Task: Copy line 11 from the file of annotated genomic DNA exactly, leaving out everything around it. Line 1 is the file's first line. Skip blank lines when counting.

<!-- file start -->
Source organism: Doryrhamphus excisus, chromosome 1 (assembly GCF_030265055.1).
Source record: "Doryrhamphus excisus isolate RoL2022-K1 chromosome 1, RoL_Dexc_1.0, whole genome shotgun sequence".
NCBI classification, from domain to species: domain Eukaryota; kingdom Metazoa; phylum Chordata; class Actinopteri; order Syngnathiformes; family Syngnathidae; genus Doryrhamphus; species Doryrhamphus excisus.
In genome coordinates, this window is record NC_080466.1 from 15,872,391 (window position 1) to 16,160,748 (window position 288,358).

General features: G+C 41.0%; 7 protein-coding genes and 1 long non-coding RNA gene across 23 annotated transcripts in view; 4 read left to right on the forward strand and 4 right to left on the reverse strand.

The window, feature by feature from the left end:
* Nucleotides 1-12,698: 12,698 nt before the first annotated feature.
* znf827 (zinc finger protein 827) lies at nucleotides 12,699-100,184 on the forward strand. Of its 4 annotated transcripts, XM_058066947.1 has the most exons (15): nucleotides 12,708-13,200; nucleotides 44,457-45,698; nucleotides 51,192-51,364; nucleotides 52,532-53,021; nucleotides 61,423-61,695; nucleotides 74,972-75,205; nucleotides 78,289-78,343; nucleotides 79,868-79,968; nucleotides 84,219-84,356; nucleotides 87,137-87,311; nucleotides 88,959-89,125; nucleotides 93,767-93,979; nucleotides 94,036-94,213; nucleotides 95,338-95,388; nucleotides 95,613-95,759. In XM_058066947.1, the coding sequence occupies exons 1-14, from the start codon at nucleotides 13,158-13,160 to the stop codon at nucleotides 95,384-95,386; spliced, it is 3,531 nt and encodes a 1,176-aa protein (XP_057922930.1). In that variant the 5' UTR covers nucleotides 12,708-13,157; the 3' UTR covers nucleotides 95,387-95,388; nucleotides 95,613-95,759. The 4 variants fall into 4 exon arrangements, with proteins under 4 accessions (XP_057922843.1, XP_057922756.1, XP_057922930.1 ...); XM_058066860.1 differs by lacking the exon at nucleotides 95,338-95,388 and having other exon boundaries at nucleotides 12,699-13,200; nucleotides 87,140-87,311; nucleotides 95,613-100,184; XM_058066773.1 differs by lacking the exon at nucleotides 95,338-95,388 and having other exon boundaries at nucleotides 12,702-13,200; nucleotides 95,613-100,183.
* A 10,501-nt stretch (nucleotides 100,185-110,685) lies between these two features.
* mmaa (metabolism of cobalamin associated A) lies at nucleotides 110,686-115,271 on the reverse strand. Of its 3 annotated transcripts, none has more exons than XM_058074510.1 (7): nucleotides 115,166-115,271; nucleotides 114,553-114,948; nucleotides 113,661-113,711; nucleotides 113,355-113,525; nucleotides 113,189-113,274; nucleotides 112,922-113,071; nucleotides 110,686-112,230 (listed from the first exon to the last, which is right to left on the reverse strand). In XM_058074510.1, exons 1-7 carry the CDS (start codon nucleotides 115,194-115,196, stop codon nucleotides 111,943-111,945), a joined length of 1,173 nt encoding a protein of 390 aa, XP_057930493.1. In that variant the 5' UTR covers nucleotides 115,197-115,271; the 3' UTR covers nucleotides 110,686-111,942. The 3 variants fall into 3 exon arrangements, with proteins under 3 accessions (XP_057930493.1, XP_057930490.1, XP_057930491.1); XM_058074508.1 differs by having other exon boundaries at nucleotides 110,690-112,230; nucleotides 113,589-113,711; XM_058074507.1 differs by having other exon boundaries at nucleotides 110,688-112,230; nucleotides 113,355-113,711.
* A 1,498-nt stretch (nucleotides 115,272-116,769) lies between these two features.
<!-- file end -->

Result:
* A 1,498-nt stretch (nucleotides 115,272-116,769) lies between these two features.